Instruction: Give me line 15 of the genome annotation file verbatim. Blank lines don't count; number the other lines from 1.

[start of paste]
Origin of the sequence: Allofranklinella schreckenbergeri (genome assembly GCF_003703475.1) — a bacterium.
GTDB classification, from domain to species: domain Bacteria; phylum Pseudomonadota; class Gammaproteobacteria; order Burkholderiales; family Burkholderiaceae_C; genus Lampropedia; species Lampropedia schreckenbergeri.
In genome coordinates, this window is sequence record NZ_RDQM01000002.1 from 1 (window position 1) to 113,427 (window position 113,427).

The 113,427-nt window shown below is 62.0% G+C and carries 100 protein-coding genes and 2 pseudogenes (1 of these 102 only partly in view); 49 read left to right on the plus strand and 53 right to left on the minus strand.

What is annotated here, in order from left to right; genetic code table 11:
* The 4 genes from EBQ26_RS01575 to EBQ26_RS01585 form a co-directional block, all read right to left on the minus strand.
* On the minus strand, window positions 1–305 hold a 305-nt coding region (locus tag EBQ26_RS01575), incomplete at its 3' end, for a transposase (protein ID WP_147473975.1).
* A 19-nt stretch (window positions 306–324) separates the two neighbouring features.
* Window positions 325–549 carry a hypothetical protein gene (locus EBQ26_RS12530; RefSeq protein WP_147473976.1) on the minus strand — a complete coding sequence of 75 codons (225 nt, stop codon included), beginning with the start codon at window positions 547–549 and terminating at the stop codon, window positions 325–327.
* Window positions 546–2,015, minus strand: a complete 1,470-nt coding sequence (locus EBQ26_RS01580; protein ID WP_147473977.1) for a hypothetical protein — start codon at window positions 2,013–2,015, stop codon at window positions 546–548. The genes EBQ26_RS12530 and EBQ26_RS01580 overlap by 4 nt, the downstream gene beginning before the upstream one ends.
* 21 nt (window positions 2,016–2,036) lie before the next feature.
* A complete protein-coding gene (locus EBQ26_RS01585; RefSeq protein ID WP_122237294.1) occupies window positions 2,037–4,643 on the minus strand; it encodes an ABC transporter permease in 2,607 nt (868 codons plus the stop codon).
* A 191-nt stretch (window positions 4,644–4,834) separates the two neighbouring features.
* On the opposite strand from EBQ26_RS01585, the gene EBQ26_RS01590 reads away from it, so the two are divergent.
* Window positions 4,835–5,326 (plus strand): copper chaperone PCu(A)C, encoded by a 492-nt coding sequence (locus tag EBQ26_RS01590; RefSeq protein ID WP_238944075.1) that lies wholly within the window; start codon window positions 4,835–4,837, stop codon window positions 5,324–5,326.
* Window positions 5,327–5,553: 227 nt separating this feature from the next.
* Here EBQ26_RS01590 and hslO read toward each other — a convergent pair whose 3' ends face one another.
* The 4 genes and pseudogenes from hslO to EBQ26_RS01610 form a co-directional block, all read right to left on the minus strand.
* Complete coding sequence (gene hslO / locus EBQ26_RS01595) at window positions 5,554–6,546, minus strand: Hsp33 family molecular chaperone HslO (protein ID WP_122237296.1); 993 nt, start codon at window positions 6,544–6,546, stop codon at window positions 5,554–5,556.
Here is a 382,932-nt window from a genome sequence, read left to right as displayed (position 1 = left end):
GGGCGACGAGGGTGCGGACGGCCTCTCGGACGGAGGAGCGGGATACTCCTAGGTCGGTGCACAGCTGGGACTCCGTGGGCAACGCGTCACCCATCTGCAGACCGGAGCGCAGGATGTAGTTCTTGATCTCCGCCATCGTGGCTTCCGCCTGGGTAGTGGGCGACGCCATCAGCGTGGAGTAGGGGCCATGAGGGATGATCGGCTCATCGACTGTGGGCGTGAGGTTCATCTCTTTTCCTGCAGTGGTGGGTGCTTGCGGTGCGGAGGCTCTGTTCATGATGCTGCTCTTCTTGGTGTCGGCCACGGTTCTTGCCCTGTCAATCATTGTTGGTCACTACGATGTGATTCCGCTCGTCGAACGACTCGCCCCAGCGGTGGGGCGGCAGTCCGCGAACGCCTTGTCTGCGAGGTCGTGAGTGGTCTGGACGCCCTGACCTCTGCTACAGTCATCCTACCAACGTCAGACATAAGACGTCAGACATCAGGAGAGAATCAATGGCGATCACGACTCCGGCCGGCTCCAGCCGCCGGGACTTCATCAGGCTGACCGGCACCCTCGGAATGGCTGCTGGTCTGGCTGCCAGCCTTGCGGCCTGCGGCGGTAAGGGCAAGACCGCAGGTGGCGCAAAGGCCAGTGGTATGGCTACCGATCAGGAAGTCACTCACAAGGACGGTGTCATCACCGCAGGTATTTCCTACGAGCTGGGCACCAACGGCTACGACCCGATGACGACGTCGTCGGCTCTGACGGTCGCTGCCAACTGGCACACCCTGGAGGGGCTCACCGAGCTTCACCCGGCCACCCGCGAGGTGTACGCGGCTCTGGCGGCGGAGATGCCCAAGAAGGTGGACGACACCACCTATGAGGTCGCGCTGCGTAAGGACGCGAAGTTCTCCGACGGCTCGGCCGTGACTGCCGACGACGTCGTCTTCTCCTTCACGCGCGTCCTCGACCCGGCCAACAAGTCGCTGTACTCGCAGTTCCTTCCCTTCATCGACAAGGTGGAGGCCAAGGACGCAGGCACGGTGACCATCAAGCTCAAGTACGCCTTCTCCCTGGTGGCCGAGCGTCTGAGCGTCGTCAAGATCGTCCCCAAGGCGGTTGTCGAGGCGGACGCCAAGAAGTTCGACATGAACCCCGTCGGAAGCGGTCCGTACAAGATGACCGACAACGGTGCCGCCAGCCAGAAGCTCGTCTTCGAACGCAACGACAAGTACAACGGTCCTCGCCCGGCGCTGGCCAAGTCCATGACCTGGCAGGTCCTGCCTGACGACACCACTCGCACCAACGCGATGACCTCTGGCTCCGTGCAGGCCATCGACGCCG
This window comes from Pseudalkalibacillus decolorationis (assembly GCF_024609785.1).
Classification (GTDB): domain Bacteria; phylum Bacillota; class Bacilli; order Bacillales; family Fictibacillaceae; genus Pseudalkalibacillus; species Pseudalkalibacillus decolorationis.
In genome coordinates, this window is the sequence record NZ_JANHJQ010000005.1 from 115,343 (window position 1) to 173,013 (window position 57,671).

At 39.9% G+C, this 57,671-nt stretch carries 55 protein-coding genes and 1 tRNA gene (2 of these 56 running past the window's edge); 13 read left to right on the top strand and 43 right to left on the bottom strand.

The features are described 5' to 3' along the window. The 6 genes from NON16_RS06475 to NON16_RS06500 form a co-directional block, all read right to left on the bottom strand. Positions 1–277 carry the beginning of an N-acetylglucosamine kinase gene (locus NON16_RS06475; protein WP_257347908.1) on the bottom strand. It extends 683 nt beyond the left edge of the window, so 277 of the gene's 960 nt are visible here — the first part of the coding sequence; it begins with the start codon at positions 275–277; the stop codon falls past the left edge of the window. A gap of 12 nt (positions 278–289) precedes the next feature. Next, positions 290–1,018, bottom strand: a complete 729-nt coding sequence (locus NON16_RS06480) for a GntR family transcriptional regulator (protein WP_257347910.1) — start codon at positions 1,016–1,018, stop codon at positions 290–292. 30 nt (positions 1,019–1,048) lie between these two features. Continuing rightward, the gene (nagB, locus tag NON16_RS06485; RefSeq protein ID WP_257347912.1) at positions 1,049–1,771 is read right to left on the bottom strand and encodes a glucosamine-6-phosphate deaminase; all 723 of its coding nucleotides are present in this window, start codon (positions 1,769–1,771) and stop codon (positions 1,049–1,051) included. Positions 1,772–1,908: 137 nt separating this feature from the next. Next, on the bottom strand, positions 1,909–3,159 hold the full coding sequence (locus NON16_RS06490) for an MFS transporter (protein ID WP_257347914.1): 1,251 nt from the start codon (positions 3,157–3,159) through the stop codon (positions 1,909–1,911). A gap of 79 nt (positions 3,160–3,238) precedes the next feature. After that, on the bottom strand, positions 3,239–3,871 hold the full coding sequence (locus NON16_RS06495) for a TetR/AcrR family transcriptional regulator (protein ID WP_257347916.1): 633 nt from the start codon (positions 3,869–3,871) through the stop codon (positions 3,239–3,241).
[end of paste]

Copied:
* Window positions 4,835–5,326 (plus strand): copper chaperone PCu(A)C, encoded by a 492-nt coding sequence (locus tag EBQ26_RS01590; RefSeq protein ID WP_238944075.1) that lies wholly within the window; start codon window positions 4,835–4,837, stop codon window positions 5,324–5,326.